Breaking: DOJ is suing the state of Georgia under Section 2 of the Voting Rights Act, alleging discrimination against Black voters in the state in its recent voting changes, AG Garland announces.
Garland says guidance will be forthcoming regarding redistricting, in light of the fact that this likely will be the first redistricting year in recent decades without the preclearance provision of Section 5 of the Voting Rights Act in force.
Garland also announces a new directive from DOJ to federal law enforcement about prioritizing prosecution of threats against election officials.
The head of the DOJ Civil Rights Division, @KristenClarkeJD, is now laying out the basis for and facts of the DOJ's lawsuit against Georgia, discussing the rushed process and the alleged discriminatory intent of the law.
Per Clarke, DOJ's lawsuit challenges absentee ballot changes, dropbox changes, the food and water ban, and out-of-precinct balloting changes in the Georgia law.
I wrote about Friday’s Georgia voting rights lawsuit announcement for @MSNBC, focusing on what it can tell us about AG Garland.…

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More from @chrisgeidner

27 Jun
Sometime in the next hour or so, 11 years ago tonight, I ordered a drink at Cobalt. It was a totally ordinary moment. I was blacked out, also ordinary, so I really have no recollection of it. I had no clue that I would choose for 4,019 days since then not to have another drink. Image
I’ve talked about the path I’ve traveled often over the past years, at this mark and other moments. It really is an incredible gift, this sobriety that I’ve found — and the people who helped me keep it once I found it are just as, if not more, incredible.
That was no more apparent than over the past year, when everyone was tested — and when sobriety, for some, was a huge challenge to maintain. It wasn’t for me, luckily. I’ve, so far as I can tell, had that burden lifted. I still had life, though, and parts of it really sucked.
Read 9 tweets
27 Jun
It was only 18 years ago today that the Supreme Court held that sodomy laws—laws effectively criminalizing queer people’s lives—were unconstitutional. In other words, if you turned 18 before today, same-sex sexual activity could be prosecuted in parts of the US during your life.
While we celebrate LGBTQ Pride In many parts of the country this weekend, only people turning 18 today and after will not have lived under valid sodomy laws in parts of the country.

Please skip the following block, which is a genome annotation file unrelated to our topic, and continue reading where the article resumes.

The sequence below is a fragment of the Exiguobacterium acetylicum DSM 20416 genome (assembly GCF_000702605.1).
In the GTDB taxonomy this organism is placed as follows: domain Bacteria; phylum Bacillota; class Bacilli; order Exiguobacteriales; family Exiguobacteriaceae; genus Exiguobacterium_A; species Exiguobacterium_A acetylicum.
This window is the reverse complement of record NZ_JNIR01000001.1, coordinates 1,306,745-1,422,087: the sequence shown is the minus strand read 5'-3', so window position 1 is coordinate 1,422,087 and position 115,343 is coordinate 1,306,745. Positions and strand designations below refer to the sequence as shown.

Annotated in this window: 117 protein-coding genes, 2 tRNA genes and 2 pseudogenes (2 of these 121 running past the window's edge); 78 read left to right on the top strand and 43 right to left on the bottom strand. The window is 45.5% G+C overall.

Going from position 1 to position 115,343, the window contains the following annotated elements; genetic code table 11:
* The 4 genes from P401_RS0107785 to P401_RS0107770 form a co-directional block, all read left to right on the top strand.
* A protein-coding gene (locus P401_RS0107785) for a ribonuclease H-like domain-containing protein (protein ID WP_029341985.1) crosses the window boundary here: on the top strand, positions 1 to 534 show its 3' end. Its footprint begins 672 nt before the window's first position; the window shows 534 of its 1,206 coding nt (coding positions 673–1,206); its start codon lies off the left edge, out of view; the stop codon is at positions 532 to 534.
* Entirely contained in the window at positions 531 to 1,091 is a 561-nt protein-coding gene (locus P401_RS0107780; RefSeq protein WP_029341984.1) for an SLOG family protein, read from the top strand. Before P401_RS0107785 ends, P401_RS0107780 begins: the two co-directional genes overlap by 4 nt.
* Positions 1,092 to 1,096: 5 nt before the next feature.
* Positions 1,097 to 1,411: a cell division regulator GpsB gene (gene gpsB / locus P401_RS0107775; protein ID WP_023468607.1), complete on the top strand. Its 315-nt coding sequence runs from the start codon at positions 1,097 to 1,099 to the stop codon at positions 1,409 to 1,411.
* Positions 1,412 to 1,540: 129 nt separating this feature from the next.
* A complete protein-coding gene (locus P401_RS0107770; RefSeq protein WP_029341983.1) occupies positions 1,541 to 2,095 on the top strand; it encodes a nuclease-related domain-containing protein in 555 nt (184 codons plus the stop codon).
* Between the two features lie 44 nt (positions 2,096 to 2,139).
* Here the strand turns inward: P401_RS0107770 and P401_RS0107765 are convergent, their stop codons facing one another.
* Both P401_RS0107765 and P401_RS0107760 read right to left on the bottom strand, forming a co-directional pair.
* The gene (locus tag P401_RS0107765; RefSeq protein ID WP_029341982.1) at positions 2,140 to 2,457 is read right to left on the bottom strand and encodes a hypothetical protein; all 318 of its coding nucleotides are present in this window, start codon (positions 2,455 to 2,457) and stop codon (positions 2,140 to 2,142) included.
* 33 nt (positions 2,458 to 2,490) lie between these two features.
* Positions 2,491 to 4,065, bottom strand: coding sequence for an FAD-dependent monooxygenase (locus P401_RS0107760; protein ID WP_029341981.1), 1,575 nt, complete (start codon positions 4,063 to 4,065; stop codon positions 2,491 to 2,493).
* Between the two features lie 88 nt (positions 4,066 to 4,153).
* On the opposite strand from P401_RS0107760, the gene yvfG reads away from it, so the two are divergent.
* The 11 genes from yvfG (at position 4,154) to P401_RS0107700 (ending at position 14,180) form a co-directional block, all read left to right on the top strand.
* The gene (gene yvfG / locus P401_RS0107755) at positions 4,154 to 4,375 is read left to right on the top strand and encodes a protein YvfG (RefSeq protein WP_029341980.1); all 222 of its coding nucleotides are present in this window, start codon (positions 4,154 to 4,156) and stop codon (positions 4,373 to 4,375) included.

Lawrence v. Texas was argued in my first year of law school, and its consideration figured into the reasons why I started my Law Dork blog back in the day. It was some of my first ~considered~ writing about the law, but I’m so glad I kept learning. And wrote so much more.
Read 14 tweets
26 Jun
It's hard to know, after reviewing these opinions, whether qualified immunity law or the Fifth Circuit itself is more of a mess these days.
I will, however, consider arguments in favor of either answer.
Read 4 tweets
25 Jun
#SCOTUS decision(s) at the top of the hour. We don’t know which or how many of the 8 remaining cases we’ll get today, but those left include both the voting rights and financial disclosure cases.
First #SCOTUS decision is in TransUnion v. Ramirez, a standing decision in a Fair Credit Reporting Act case. Kavanaugh writes the 5-4 decision for the court finding the plaintiffs lacked standing. Thomas, joined by the liberal justices, dissents.…
Thomas is not happy.
Read 12 tweets
23 Jun
#SCOTUS opinions coming shortly. Reminder: There are 12 decisions remaining — including voting rights, financial disclosure, student speech rights, and more. As always, we don’t know which or how many decisions are coming.
First #SCOTUS decision is in Lange v. California. Kagan has the opinion for the court, holding that police pursuing a fleeing misdemeanor suspect do not "categorically" have justification to enter a home without a warrant.… Image
It's basically a 7-2 decision, although there are some caveats there (see opinion and below). Roberts, joined by Alito, thinks the court goes too far, saying that flight is, itself, an exigent circumstance that would allow warrantless entry. ImageImage
Read 10 tweets
23 Jun
I swear to god, we could have 70 races where the reformist candidate wins, and these people will wait for the one race where the retrograde candidate wins (is ahead, here), and act like that’s The One That Proves Their Point.
Like, even tonight, look at Manhattan, where it is an actual DA being voted on: The progressive who folks there coalesced around has declared victory.
Not to mention Buffalo and Rochester — again, tonight! A socialist and WFP-endorsed candidate, respectively, won.
Read 7 tweets

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